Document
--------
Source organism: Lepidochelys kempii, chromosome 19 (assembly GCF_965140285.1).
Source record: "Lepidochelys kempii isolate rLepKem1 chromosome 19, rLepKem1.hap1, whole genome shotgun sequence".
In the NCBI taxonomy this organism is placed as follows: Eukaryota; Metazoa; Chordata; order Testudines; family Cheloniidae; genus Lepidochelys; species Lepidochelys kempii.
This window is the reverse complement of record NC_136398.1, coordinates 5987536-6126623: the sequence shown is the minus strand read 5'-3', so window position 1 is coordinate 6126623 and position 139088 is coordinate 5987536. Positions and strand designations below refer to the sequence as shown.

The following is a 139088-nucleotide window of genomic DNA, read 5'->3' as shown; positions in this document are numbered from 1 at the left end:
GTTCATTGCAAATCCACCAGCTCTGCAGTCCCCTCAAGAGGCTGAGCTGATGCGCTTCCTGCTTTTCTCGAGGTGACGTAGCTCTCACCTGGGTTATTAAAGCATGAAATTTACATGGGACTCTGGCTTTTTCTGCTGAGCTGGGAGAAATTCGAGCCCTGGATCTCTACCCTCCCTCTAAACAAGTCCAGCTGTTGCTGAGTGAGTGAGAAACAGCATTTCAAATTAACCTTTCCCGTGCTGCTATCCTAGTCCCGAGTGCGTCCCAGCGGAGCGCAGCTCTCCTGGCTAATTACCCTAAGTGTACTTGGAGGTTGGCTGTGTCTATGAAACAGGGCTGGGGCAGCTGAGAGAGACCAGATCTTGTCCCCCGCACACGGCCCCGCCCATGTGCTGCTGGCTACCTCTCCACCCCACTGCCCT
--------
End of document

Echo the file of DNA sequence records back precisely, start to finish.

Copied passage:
Source organism: Lepidochelys kempii, chromosome 19 (assembly GCF_965140285.1).
Source record: "Lepidochelys kempii isolate rLepKem1 chromosome 19, rLepKem1.hap1, whole genome shotgun sequence".
In the NCBI taxonomy this organism is placed as follows: Eukaryota; Metazoa; Chordata; order Testudines; family Cheloniidae; genus Lepidochelys; species Lepidochelys kempii.
This window is the reverse complement of record NC_136398.1, coordinates 5987536-6126623: the sequence shown is the minus strand read 5'-3', so window position 1 is coordinate 6126623 and position 139088 is coordinate 5987536. Positions and strand designations below refer to the sequence as shown.

The following is a 139088-nucleotide window of genomic DNA, read 5'->3' as shown; positions in this document are numbered from 1 at the left end:
GTTCATTGCAAATCCACCAGCTCTGCAGTCCCCTCAAGAGGCTGAGCTGATGCGCTTCCTGCTTTTCTCGAGGTGACGTAGCTCTCACCTGGGTTATTAAAGCATGAAATTTACATGGGACTCTGGCTTTTTCTGCTGAGCTGGGAGAAATTCGAGCCCTGGATCTCTACCCTCCCTCTAAACAAGTCCAGCTGTTGCTGAGTGAGTGAGAAACAGCATTTCAAATTAACCTTTCCCGTGCTGCTATCCTAGTCCCGAGTGCGTCCCAGCGGAGCGCAGCTCTCCTGGCTAATTACCCTAAGTGTACTTGGAGGTTGGCTGTGTCTATGAAACAGGGCTGGGGCAGCTGAGAGAGACCAGATCTTGTCCCCCGCACACGGCCCCGCCCATGTGCTGCTGGCTACCTCTCCACCCCACTGCCCT